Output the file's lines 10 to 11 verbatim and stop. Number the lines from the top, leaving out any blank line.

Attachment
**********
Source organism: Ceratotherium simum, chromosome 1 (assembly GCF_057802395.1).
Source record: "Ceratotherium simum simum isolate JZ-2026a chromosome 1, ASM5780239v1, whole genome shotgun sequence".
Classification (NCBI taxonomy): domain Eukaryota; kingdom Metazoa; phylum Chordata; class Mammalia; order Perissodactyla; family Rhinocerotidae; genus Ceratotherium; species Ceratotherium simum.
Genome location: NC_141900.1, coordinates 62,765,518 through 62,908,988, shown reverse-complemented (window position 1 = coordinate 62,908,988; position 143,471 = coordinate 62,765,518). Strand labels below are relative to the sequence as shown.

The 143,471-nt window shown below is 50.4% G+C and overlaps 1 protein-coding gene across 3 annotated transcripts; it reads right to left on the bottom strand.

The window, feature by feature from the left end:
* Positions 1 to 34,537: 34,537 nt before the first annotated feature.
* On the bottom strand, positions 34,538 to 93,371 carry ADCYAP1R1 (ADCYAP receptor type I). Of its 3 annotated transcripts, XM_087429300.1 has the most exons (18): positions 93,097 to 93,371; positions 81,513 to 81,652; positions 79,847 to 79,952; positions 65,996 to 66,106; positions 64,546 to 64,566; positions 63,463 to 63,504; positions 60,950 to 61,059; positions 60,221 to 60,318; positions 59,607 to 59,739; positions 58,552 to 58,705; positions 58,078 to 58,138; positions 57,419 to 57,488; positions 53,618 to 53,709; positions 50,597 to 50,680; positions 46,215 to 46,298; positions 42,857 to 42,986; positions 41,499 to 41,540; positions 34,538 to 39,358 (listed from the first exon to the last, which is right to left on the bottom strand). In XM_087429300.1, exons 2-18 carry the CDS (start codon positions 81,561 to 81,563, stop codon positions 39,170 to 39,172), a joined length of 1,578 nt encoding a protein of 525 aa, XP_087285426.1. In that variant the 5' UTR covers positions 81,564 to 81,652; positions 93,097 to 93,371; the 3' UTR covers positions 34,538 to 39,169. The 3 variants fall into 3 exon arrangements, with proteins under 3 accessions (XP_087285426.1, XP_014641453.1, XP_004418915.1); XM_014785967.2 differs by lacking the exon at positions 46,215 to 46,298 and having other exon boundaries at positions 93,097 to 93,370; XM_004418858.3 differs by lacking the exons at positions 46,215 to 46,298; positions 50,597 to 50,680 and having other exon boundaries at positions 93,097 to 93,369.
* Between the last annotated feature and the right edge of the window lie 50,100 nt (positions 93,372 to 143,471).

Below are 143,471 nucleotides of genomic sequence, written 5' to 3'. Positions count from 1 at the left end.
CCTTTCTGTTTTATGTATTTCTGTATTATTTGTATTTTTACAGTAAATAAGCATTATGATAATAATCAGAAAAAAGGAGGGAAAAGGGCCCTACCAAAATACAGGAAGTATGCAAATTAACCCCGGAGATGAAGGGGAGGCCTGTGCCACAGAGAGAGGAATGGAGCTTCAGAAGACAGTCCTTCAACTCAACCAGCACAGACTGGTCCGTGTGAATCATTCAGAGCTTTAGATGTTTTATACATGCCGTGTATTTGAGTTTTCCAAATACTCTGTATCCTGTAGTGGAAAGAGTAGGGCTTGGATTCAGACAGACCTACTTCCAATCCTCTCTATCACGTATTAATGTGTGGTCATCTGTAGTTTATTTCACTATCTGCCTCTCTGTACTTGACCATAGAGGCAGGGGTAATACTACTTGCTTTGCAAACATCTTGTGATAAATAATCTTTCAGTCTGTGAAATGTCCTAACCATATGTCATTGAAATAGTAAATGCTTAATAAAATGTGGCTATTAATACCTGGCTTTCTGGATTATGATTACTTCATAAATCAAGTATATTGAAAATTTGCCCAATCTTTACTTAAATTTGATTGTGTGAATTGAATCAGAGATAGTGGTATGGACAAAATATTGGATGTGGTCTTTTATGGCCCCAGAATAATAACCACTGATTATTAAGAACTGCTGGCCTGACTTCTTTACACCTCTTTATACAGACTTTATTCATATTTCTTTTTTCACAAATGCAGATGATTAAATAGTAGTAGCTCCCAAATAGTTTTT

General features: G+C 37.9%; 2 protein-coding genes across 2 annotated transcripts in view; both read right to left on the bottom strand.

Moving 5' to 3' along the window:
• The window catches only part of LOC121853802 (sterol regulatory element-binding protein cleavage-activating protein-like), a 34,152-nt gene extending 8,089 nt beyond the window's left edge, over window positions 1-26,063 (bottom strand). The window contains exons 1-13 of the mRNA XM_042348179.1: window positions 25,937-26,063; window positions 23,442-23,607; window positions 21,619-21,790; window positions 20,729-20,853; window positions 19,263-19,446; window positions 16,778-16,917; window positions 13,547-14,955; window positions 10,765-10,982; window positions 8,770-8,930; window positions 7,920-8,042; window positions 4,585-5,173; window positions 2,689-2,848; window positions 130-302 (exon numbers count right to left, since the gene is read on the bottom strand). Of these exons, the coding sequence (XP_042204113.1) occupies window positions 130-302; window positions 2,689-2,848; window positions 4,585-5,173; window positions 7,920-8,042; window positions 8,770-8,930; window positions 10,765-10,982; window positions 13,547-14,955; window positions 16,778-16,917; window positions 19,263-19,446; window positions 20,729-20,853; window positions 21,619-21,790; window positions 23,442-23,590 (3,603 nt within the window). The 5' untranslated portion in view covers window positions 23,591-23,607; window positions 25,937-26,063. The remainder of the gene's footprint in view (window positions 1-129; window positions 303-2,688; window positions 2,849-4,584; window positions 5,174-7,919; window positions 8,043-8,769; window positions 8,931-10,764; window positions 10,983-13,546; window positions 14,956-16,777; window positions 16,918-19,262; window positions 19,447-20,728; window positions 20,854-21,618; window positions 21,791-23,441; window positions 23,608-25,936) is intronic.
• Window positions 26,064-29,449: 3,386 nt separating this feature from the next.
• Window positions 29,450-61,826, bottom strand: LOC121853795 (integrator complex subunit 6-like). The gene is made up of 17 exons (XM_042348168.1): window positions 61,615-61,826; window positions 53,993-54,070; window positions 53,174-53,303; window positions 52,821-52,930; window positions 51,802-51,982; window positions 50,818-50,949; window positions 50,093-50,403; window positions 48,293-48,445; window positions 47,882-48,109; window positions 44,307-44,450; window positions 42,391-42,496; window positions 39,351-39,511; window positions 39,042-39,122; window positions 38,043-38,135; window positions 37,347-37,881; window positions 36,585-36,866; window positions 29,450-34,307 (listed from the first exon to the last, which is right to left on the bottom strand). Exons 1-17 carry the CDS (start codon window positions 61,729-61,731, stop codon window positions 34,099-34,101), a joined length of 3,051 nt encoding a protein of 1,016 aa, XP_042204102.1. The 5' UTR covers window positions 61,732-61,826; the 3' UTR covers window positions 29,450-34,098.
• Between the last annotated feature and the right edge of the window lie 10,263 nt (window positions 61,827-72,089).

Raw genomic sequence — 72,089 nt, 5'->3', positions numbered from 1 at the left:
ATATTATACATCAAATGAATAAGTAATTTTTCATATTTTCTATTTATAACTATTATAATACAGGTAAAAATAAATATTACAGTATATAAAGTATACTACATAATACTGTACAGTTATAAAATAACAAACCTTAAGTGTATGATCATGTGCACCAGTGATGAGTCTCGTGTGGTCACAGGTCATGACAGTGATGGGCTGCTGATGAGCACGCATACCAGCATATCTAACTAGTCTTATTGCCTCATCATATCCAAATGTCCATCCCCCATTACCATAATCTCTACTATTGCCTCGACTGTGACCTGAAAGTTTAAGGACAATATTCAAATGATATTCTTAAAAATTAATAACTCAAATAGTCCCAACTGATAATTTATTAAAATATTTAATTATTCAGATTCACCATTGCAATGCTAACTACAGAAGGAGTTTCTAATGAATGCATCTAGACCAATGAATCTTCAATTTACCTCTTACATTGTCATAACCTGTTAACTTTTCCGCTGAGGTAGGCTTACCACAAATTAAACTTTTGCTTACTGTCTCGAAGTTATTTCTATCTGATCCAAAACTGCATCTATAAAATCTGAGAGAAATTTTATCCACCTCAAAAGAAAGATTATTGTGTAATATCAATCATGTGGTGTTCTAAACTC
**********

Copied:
Below are 143,471 nucleotides of genomic sequence, written 5' to 3'. Positions count from 1 at the left end.
CCTTTCTGTTTTATGTATTTCTGTATTATTTGTATTTTTACAGTAAATAAGCATTATGATAATAATCAGAAAAAAGGAGGGAAAAGGGCCCTACCAAAATACAGGAAGTATGCAAATTAACCCCGGAGATGAAGGGGAGGCCTGTGCCACAGAGAGAGGAATGGAGCTTCAGAAGACAGTCCTTCAACTCAACCAGCACAGACTGGTCCGTGTGAATCATTCAGAGCTTTAGATGTTTTATACATGCCGTGTATTTGAGTTTTCCAAATACTCTGTATCCTGTAGTGGAAAGAGTAGGGCTTGGATTCAGACAGACCTACTTCCAATCCTCTCTATCACGTATTAATGTGTGGTCATCTGTAGTTTATTTCACTATCTGCCTCTCTGTACTTGACCATAGAGGCAGGGGTAATACTACTTGCTTTGCAAACATCTTGTGATAAATAATCTTTCAGTCTGTGAAATGTCCTAACCATATGTCATTGAAATAGTAAATGCTTAATAAAATGTGGCTATTAATACCTGGCTTTCTGGATTATGATTACTTCATAAATCAAGTATATTGAAAATTTGCCCAATCTTTACTTAAATTTGATTGTGTGAATTGAATCAGAGATAGTGGTATGGACAAAATATTGGATGTGGTCTTTTATGGCCCCAGAATAATAACCACTGATTATTAAGAACTGCTGGCCTGACTTCTTTACACCTCTTTATACAGACTTTATTCATATTTCTTTTTTCACAAATGCAGATGATTAAATAGTAGTAGCTCCCAAATAGTTTTT